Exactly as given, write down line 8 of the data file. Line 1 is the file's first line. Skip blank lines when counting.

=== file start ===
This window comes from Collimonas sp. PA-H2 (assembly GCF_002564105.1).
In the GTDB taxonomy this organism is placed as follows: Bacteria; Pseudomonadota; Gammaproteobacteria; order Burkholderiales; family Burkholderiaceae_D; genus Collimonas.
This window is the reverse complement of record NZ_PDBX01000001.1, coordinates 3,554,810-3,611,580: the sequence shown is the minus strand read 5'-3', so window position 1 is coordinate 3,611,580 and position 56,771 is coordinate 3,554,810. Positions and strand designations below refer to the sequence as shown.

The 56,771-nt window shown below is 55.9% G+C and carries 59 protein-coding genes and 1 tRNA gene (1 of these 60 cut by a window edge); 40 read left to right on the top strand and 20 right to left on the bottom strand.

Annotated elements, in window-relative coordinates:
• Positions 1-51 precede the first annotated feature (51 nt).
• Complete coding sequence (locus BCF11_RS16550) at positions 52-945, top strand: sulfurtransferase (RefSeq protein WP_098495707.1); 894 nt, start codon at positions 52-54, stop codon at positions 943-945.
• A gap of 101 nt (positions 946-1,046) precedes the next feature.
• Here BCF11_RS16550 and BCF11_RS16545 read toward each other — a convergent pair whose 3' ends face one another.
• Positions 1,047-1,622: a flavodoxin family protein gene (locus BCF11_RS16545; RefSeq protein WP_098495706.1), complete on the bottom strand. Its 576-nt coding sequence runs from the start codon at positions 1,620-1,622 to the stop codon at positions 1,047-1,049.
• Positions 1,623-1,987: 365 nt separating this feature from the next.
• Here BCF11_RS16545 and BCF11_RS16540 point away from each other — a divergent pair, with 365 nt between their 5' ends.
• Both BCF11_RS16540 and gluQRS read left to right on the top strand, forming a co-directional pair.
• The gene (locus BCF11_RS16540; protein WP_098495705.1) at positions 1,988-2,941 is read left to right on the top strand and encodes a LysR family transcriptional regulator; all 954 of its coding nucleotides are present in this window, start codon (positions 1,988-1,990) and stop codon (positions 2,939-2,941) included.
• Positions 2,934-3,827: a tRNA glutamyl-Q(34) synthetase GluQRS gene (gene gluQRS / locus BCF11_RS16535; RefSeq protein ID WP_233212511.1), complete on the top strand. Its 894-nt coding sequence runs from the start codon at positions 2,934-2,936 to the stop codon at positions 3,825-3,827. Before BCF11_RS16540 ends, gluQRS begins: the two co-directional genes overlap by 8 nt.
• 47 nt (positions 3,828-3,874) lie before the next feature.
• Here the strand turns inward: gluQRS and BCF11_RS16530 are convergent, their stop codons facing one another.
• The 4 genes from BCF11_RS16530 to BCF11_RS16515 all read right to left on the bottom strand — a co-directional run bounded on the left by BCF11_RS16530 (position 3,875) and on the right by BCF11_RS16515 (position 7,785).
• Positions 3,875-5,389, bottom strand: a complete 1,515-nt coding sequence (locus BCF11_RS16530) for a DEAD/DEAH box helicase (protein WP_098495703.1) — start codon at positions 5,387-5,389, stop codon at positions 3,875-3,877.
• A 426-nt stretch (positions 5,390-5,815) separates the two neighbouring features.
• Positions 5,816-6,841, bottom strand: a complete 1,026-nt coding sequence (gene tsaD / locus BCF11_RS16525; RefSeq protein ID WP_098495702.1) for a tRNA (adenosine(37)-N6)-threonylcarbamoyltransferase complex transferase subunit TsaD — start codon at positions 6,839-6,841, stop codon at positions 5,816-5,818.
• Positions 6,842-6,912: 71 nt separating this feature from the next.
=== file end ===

• A gap of 101 nt (positions 946-1,046) precedes the next feature.